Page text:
Reading Novels is a unique piece of practical criticism, a comprehensive "poetics" of a genre that has not attracted a great deal of attention, at least not on this level. It is a reader's and student's guide that reaches beyond issues of individual texts and historical traditions to essential features of the form.
There are a number of sophisticated books of this kind that deal with poetry. But because of the length of individual novels, perhaps, or because of the difficulty of formalizing the conventions of a genre that is always foregrounding its departure from tradition, most books on the "rhetoric of fiction," the "nature of narrative," or "structuralist poetics" that have broken important ground in the last half-century have been aimed at a scholarly, professorial audience, not at a readership of students, teachers of introductory courses, and that endangered species, the general reader. All of these more common readers stand to benefit greatly from this new book. At the same time, Hughes's engagement with a wide range of French structuralist studies of the novel, of narrative, and of language in general makes this book valuable to scholars.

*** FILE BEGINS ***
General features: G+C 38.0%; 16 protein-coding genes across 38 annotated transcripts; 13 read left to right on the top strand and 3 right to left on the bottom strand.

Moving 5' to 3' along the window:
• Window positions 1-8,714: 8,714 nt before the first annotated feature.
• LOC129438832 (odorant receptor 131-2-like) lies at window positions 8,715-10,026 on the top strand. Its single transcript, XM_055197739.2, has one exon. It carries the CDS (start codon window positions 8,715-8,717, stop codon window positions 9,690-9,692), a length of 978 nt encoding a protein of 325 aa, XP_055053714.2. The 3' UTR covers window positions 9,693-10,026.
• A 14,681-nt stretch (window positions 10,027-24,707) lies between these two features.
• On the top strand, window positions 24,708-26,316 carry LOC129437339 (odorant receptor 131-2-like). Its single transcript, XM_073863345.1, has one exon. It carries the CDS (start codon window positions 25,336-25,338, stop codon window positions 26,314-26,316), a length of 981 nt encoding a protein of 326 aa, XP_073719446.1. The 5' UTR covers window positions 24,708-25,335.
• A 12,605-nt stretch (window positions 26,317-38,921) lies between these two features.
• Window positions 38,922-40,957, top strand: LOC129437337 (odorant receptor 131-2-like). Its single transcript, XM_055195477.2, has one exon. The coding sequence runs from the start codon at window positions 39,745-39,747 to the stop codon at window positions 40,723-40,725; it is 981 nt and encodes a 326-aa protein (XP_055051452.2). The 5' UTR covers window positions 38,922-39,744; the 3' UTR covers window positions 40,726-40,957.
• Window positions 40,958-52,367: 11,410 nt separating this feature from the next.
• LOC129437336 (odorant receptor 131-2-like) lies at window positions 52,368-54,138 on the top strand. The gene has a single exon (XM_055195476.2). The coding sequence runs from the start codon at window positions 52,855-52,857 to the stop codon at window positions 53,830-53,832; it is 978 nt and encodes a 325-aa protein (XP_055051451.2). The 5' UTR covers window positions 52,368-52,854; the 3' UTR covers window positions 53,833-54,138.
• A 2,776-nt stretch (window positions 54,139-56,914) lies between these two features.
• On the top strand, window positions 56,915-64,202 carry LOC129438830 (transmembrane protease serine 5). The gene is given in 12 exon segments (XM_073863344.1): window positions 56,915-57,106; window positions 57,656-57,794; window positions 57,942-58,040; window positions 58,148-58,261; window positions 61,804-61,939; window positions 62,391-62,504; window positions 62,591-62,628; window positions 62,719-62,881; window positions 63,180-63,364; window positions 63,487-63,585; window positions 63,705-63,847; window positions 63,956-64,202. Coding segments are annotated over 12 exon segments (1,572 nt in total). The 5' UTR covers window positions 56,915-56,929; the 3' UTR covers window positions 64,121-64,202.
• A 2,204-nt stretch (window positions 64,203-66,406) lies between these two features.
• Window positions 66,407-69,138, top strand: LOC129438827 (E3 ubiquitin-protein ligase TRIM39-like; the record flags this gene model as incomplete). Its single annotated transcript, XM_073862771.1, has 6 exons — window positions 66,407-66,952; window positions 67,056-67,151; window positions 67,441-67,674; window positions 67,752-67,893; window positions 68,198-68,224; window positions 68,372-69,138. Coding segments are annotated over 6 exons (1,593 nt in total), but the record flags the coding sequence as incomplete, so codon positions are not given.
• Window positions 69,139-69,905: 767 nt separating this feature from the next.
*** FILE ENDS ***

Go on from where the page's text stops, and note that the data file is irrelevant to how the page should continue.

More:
A great virtue of Hughes's approach is the way it navigates between traditional formalist approaches and postmodern theoretical ones. Another attractive feature of the book is the analysis of passages from a wide range of texts, from the eighteenth century up to the contemporary novel. The examples are taken from novels by Defoe, Radcliffe, Austen, Dickens, Gaskell, Eliot, Charlotte Bronte, Hawthorne, and Melville, as well as from works from outside the traditional canon that are now widely studied (by Collins, Braddon, Stoker, Gissing, Moore, Wells, Dreiser, Bennett). Modernists such as James, Conrad, Woolf, Joyce, Stein, Faulkner, and Beckett are included, as well as contemporary writers Ishiguro, Kureishi, Trevor, Brookner, Bellow, Roth, and Auster. Some of the topics covered include beginnings and endings, narratives and narrators, the creation of fictional worlds, description, dialogue, character, and the language of the novel.